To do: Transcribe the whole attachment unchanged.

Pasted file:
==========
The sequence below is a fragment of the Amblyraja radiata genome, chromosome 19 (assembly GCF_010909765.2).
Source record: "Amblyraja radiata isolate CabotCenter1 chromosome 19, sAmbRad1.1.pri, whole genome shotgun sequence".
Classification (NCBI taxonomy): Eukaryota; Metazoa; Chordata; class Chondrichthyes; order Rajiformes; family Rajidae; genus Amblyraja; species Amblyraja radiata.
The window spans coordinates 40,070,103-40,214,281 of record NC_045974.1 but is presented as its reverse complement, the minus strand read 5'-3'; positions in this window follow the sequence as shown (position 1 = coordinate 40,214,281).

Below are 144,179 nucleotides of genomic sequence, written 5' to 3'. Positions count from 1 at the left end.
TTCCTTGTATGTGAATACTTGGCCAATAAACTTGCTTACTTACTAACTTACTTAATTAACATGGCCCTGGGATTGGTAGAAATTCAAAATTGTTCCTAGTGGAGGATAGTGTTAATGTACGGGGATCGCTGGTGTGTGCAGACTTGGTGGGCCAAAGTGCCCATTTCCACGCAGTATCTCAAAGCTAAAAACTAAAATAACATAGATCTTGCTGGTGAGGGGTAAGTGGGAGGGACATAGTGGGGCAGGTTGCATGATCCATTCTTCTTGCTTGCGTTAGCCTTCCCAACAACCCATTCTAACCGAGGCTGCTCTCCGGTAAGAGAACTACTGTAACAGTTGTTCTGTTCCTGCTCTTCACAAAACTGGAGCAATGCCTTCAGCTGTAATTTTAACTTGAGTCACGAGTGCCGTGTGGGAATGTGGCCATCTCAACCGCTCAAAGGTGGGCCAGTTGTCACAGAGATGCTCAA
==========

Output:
The sequence below is a fragment of the Amblyraja radiata genome, chromosome 19 (assembly GCF_010909765.2).
Source record: "Amblyraja radiata isolate CabotCenter1 chromosome 19, sAmbRad1.1.pri, whole genome shotgun sequence".
Classification (NCBI taxonomy): Eukaryota; Metazoa; Chordata; class Chondrichthyes; order Rajiformes; family Rajidae; genus Amblyraja; species Amblyraja radiata.
The window spans coordinates 40,070,103-40,214,281 of record NC_045974.1 but is presented as its reverse complement, the minus strand read 5'-3'; positions in this window follow the sequence as shown (position 1 = coordinate 40,214,281).

Below are 144,179 nucleotides of genomic sequence, written 5' to 3'. Positions count from 1 at the left end.
TTCCTTGTATGTGAATACTTGGCCAATAAACTTGCTTACTTACTAACTTACTTAATTAACATGGCCCTGGGATTGGTAGAAATTCAAAATTGTTCCTAGTGGAGGATAGTGTTAATGTACGGGGATCGCTGGTGTGTGCAGACTTGGTGGGCCAAAGTGCCCATTTCCACGCAGTATCTCAAAGCTAAAAACTAAAATAACATAGATCTTGCTGGTGAGGGGTAAGTGGGAGGGACATAGTGGGGCAGGTTGCATGATCCATTCTTCTTGCTTGCGTTAGCCTTCCCAACAACCCATTCTAACCGAGGCTGCTCTCCGGTAAGAGAACTACTGTAACAGTTGTTCTGTTCCTGCTCTTCACAAAACTGGAGCAATGCCTTCAGCTGTAATTTTAACTTGAGTCACGAGTGCCGTGTGGGAATGTGGCCATCTCAACCGCTCAAAGGTGGGCCAGTTGTCACAGAGATGCTCAA